Rugby League – Still the best game in the world
Rugby League – Still the best game in the world
Three days before we travel from North West Essex to Wembley to see the Rugby League World Cup semi- finals, my son has asked me to write this article on how the game of Rugby League has changed.
Using the advice that a picture is worth a thousand words I begin by showing the images above to highlight some of the obvious changes. Rugby League at the highest level is now played by fulltime elite sportsman usually in modern stadiums on excellent summer pitches.
Due to the time and commitment that full-time sportsman can give to their chosen sport the players of today are better prepared, the game is played at a quicker pace than ever and the collisions are frequently enormous.
From the opening line you may have guessed that my family now live some distance from the Rugby League heartlands and so I now only get to see the occasional live game. However, since my granddad took me to watch my first game, in the early 1960s, I remain convinced that Rugby League is the best game in the world.
Some years ago when Rugby League faced the challenge of how to referee a scrum, without slowing down the action, the decision was taken to allow a huge feed into the scrum, virtually guaranteeing one team the ball. (Refereeing the scrum in rugby union has also caused major annoyance for spectators of rugby union in recent years, this one issue alone seems to have kept Brian Moore in employment). The unforeseen consequence of these “uncontested scrums” is that almost all Rugby League players are above six feet tall and fourteen stone, with only a few notable exceptions. The idea of a pack of forwards contesting a scrum no longer applies. Having been told that unlike other team sports, providing you can run and catch there is a position for everyone in rugby, I am not sure that this is the case in Rugby League anymore. On the bright side, I suppose the youngster returning home after their first training session no longer faces the embarrassment of asking “Why does the coach say that if I work hard and listen I could make a useful prop”.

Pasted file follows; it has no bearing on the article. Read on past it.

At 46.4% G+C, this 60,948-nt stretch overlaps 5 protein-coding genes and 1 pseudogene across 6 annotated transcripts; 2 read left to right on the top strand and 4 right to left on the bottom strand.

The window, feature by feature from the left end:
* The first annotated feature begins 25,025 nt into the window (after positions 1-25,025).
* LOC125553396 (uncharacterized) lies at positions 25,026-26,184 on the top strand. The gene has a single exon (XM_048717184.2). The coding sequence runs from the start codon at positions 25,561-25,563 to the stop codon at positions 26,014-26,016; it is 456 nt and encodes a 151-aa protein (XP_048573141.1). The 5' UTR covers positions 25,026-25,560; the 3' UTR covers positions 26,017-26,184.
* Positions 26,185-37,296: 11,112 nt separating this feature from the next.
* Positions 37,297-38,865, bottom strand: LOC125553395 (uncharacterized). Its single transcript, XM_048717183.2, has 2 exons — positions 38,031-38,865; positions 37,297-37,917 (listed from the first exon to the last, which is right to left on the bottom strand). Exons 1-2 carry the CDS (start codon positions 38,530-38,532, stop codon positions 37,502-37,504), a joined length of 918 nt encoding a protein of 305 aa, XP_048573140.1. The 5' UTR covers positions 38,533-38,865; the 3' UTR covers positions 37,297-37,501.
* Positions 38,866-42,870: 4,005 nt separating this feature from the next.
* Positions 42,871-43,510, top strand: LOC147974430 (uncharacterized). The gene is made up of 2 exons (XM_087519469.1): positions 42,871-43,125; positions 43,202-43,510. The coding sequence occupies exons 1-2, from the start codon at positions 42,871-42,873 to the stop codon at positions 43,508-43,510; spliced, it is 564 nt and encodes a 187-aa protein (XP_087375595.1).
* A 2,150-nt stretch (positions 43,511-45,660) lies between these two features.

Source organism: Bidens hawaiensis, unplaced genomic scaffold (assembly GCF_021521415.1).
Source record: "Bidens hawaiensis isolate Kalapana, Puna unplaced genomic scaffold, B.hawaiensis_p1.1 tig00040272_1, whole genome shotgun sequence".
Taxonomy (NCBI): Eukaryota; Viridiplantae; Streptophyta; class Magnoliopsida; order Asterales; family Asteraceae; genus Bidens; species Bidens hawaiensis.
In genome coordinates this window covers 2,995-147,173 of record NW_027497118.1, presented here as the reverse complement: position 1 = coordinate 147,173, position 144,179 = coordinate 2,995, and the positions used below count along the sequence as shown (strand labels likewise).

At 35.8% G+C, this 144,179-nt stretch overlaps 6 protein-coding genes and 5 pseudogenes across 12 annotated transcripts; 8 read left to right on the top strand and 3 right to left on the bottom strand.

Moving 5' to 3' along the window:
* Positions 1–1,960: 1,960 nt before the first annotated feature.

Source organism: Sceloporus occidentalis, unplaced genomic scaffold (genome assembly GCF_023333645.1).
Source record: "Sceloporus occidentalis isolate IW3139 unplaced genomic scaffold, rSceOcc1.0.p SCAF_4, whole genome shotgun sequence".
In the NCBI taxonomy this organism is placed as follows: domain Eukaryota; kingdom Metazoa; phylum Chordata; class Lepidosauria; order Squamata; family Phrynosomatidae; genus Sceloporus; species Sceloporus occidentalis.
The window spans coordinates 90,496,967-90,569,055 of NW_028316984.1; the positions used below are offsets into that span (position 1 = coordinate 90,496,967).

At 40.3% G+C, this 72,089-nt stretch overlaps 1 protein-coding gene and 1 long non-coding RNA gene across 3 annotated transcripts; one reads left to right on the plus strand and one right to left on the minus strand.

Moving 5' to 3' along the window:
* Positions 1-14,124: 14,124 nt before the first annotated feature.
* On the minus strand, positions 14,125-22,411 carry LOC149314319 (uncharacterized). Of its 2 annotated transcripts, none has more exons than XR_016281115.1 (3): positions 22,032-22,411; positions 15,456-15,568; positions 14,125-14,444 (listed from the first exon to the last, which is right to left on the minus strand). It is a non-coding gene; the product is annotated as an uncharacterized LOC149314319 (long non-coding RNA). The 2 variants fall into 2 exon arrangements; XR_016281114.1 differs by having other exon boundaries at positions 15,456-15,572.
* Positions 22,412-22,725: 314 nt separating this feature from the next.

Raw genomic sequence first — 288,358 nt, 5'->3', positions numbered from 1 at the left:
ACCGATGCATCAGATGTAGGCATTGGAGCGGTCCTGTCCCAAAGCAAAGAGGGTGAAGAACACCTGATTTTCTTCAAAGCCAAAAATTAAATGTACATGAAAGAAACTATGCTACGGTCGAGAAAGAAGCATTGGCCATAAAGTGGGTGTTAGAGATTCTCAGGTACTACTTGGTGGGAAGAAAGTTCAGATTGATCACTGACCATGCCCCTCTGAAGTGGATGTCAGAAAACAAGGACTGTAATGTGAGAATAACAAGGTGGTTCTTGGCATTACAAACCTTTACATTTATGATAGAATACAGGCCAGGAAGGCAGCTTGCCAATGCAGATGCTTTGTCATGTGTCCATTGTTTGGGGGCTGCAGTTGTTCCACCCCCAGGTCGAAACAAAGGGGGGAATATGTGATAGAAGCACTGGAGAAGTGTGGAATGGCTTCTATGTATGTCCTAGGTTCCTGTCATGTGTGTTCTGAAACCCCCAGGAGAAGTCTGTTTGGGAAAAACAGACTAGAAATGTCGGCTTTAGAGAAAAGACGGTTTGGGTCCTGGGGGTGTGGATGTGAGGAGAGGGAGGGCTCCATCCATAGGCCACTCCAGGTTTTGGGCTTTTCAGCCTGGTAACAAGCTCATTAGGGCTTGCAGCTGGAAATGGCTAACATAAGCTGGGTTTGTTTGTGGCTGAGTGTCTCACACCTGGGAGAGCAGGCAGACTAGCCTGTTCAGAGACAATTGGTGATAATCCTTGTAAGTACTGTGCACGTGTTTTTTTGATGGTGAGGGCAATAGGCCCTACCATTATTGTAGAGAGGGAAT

This current Rugby League World Cup Competition has been very successful. However, the success of this competition and of other high profile Grand Finals and Challenge Cup Finals should not mask the significant challenges that lie ahead. Many of the administrators at the top of the game appear to be blind to the dangers faced by this great sport. A solution needs to be found where English clubs can keep their best players and the money received from broadcasters is shared more evenly through the different tiers of the sport. It is not good for the game if our best players are going to Australia/Rugby Union and only the same few clubs in England are competing for the major trophies every year.
To resolve this significant threat to the game, I would suggest that a salary cap for a whole squad is strictly enforced, but that each club is allowed to sign one or two players who are outside this structure. In addition, promotion and relegation is reintroduced and financially supported. This will require an element of selflessness from club owners at the top of the game, which is a rare commodity in today’s professional sporting world. But, unless the game continues to blossom more Rugby League towns will lose their connection with the sport. I still cannot grasp how a once proud Rugby League town like Oldham no longer has a successful Rugby League side. In recent years the town has continued to produce some of England’s most talented players, for example; Kevin Sinfield, Paul Sculthorpe and Kyle Eastmond. I think it is accurate to claim that many of these players would have been developing when the local team was still competing at the highest level.
At some point on Saturday, I will undoubtedly cast a nostalgic thought back to when cars were scarce and it seemed like the whole town would walk down to the rugby ground, to stand on a frequently wet and cold packed terrace to cheer on the local heroes. A victory would give the whole town a lift. The match would be discussed in schools, pubs, clubs, factories, mines and mills when both the spectators and players returned to work on Monday.
On Saturday I will be taking some new converts to the modern version of the game and I look forward to hearing their views. We are enthusiastically looking forward to the game, and hopefully an English win. A World Cup win for England would be a significant boost for a sport that continues to struggle to get the press coverage it deserves. However, regardless of the result I hope the sports administrators will show wisdom in their decision making, to ensure Rugby League remains in the consciousness of the wider sporting public and equally importantly it also flourishes once again in all its historic northern strongholds.